• Bruce Currie

          Re: “having been goaded into action…” Right. Tell that to the ghost of Emmett Till, or the families of the victims of the Oklahoma City bombing.

          • Tom F

            So you can name two tragedies that were 40 years apart – there were lots more; but you’re looking too narrowly. As I said, there have always been, and always be, bad people, evil people, and then, there have always been revolutionary groups – but that takes money and organization, and in case you haven’t noticed, they have been ramping up their activities lately; someone, or some group, is doing this to weaken the USA. Russia doesn’t benefit from an unstable world, so it’s unlikely them – take a good look at who stands to benefit from political instability. Who is really behind those ads in Craigslist that I hear about, offering money for protesters?

          • Bruce Currie

            Would you post a link to “ads in Craigslist…offering money for protestors”?

          • Tom F

            I hear about that on other boards – they don’t advertise around here – too remote, too conservative. Try searching. You probably have more time.

  • Bruce Currie

    Nazism was a creature of the left, not the right? Really. I’ve seen this claim here several times, and it’s not accurate. Nazism was totalitarian, just as Soviet communism was. But it’s disingenuous to think that such a movement can’t emanate from the right–as Nazism did. Communists in the labor movement were among the first of Hitler’s opponents to be rounded up. And Hitler had the invaluable support of wealthy industrialists as he promised to make Germany great again.

    Sometimes forgotten is the extent to which pre-war South race laws were used as a model by the Nazis, who took the South’s race laws and restrictions and applied them to Jews, Romany, and other undesirables of the state. Confounding the issue of left and right is the fact that John C. Calhoun is called “the Marx of the Master Class”. He regarded labor as the enemy of entrenched interests north and south, while also believing that labor was the source of all wealth. But he was looking through the other end of the class lens. Many of the sentiments Calhoun expressed are expressed today by Libertarians, often unwittingly. His vision was of an America with a landed aristocracy that exalted property rights above all else, enabling slavery to survive to support vast concentration camps–er…plantations. Calhoun also believed that a condition amounting to Indentured servitude would be the necessary lot for the rest of the populace, as the best way to prevent them getting democratic ideas–keep them dumb and stupid, while of course reminding them they were superior to blacks. In his mind, this would preserve “liberty” for the propertied class, which is all the liberty that mattered in his mind. Not unlike what libertarians of today believe–the Kochs, Peter Thiel, and the rest of the right wing oligarchs who bankroll the Republican Party.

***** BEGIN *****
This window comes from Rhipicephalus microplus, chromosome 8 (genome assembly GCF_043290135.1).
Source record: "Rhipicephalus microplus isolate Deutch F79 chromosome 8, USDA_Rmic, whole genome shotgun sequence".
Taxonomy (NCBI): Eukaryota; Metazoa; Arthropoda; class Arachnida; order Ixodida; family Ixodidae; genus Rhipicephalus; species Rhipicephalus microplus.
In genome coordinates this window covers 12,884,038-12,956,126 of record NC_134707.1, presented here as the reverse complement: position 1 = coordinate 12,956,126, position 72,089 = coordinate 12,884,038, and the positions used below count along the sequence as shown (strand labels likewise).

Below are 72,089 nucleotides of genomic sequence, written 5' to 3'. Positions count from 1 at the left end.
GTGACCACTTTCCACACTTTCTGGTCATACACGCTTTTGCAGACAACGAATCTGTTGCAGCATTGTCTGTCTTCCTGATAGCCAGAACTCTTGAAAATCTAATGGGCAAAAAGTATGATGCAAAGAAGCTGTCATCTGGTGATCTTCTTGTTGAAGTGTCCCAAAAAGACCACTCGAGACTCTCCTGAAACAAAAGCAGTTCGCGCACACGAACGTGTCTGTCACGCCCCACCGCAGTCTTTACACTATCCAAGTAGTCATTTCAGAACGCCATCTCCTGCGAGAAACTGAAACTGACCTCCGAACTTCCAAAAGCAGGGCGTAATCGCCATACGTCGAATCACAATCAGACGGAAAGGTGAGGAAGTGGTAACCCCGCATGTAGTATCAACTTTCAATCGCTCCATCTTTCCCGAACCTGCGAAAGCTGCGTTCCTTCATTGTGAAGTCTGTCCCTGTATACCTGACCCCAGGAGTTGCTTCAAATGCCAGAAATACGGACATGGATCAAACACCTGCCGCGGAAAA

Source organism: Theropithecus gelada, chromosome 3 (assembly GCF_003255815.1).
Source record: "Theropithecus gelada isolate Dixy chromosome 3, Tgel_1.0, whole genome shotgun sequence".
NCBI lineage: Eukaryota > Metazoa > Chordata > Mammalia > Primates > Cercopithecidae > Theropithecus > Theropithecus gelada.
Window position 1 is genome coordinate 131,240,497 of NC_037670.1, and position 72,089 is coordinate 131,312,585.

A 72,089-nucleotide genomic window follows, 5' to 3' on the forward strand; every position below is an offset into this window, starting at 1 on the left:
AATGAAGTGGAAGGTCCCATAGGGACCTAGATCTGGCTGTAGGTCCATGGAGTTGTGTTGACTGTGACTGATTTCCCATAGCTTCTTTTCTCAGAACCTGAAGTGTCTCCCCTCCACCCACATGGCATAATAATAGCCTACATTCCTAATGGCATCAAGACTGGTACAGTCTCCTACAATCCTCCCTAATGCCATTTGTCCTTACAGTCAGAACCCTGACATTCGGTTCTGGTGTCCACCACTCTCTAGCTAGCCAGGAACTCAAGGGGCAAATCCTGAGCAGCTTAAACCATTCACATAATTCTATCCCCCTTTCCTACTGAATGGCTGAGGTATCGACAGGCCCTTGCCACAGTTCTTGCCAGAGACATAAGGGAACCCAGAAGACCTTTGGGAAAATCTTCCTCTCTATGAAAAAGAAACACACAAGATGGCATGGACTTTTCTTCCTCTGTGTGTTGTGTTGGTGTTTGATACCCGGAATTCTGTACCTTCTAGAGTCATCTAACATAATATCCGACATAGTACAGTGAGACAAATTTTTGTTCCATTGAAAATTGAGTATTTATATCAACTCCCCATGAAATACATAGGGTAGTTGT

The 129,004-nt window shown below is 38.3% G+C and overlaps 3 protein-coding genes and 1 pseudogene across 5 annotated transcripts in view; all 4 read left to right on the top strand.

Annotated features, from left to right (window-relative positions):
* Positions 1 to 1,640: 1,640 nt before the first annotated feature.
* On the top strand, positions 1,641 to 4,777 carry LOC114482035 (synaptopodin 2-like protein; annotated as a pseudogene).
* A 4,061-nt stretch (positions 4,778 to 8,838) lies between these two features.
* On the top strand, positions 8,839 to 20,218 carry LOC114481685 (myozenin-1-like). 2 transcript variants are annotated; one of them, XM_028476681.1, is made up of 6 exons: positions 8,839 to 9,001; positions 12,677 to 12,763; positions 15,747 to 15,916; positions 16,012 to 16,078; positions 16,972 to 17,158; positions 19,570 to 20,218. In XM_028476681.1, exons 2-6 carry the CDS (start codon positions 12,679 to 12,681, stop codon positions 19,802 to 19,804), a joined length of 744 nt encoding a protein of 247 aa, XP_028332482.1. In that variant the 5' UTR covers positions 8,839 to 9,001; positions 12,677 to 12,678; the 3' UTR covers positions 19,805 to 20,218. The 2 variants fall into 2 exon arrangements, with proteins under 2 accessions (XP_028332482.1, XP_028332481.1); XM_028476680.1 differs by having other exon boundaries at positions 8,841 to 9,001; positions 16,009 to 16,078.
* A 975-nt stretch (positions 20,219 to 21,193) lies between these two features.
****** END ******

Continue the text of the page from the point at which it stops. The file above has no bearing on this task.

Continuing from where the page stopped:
• Ken Helmlinger

    Richard Spencer coined the term Alt-Right to describe the White Surpremist sector of the Far-Right

    National Socialism; was socialism in Name only. It was Fascism…. which is Far Right

    Far-Right and Far-left, both Fail the people and only in rich the Government Elite